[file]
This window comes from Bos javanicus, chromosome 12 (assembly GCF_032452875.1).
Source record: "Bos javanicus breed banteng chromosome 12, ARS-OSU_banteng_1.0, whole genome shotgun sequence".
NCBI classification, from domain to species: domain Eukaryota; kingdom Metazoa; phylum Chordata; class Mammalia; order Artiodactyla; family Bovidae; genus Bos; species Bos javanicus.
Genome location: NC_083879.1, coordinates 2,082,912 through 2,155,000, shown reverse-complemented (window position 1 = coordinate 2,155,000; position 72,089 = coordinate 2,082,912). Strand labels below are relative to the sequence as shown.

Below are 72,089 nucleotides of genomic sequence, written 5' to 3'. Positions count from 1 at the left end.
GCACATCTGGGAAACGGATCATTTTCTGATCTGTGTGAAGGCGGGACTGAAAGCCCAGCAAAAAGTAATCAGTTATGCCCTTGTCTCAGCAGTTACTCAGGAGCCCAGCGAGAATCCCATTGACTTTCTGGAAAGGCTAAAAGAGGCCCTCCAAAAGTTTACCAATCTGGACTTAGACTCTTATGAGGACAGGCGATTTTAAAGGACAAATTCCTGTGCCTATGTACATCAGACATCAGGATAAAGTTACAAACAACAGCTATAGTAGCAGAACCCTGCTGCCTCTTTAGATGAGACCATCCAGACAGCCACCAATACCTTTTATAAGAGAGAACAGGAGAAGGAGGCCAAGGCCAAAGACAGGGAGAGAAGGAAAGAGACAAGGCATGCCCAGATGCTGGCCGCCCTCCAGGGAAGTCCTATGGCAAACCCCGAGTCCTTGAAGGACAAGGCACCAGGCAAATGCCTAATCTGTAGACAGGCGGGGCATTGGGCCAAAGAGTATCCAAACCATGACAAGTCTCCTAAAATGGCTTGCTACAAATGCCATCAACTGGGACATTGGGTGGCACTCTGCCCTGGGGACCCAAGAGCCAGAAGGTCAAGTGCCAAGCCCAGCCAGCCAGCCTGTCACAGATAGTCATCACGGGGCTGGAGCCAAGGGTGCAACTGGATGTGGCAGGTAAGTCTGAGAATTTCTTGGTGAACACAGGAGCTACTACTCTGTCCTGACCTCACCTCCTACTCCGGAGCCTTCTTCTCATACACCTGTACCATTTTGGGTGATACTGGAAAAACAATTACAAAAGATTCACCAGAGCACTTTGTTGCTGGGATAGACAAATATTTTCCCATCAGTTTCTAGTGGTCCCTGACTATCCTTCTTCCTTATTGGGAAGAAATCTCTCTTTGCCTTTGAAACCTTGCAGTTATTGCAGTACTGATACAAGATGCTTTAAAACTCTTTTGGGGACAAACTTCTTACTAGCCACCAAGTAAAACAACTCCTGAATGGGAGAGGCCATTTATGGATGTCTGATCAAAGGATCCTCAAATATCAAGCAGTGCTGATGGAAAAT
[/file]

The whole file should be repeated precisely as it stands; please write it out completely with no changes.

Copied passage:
This window comes from Bos javanicus, chromosome 12 (assembly GCF_032452875.1).
Source record: "Bos javanicus breed banteng chromosome 12, ARS-OSU_banteng_1.0, whole genome shotgun sequence".
NCBI classification, from domain to species: domain Eukaryota; kingdom Metazoa; phylum Chordata; class Mammalia; order Artiodactyla; family Bovidae; genus Bos; species Bos javanicus.
Genome location: NC_083879.1, coordinates 2,082,912 through 2,155,000, shown reverse-complemented (window position 1 = coordinate 2,155,000; position 72,089 = coordinate 2,082,912). Strand labels below are relative to the sequence as shown.

Below are 72,089 nucleotides of genomic sequence, written 5' to 3'. Positions count from 1 at the left end.
GCACATCTGGGAAACGGATCATTTTCTGATCTGTGTGAAGGCGGGACTGAAAGCCCAGCAAAAAGTAATCAGTTATGCCCTTGTCTCAGCAGTTACTCAGGAGCCCAGCGAGAATCCCATTGACTTTCTGGAAAGGCTAAAAGAGGCCCTCCAAAAGTTTACCAATCTGGACTTAGACTCTTATGAGGACAGGCGATTTTAAAGGACAAATTCCTGTGCCTATGTACATCAGACATCAGGATAAAGTTACAAACAACAGCTATAGTAGCAGAACCCTGCTGCCTCTTTAGATGAGACCATCCAGACAGCCACCAATACCTTTTATAAGAGAGAACAGGAGAAGGAGGCCAAGGCCAAAGACAGGGAGAGAAGGAAAGAGACAAGGCATGCCCAGATGCTGGCCGCCCTCCAGGGAAGTCCTATGGCAAACCCCGAGTCCTTGAAGGACAAGGCACCAGGCAAATGCCTAATCTGTAGACAGGCGGGGCATTGGGCCAAAGAGTATCCAAACCATGACAAGTCTCCTAAAATGGCTTGCTACAAATGCCATCAACTGGGACATTGGGTGGCACTCTGCCCTGGGGACCCAAGAGCCAGAAGGTCAAGTGCCAAGCCCAGCCAGCCAGCCTGTCACAGATAGTCATCACGGGGCTGGAGCCAAGGGTGCAACTGGATGTGGCAGGTAAGTCTGAGAATTTCTTGGTGAACACAGGAGCTACTACTCTGTCCTGACCTCACCTCCTACTCCGGAGCCTTCTTCTCATACACCTGTACCATTTTGGGTGATACTGGAAAAACAATTACAAAAGATTCACCAGAGCACTTTGTTGCTGGGATAGACAAATATTTTCCCATCAGTTTCTAGTGGTCCCTGACTATCCTTCTTCCTTATTGGGAAGAAATCTCTCTTTGCCTTTGAAACCTTGCAGTTATTGCAGTACTGATACAAGATGCTTTAAAACTCTTTTGGGGACAAACTTCTTACTAGCCACCAAGTAAAACAACTCCTGAATGGGAGAGGCCATTTATGGATGTCTGATCAAAGGATCCTCAAATATCAAGCAGTGCTGATGGAAAAT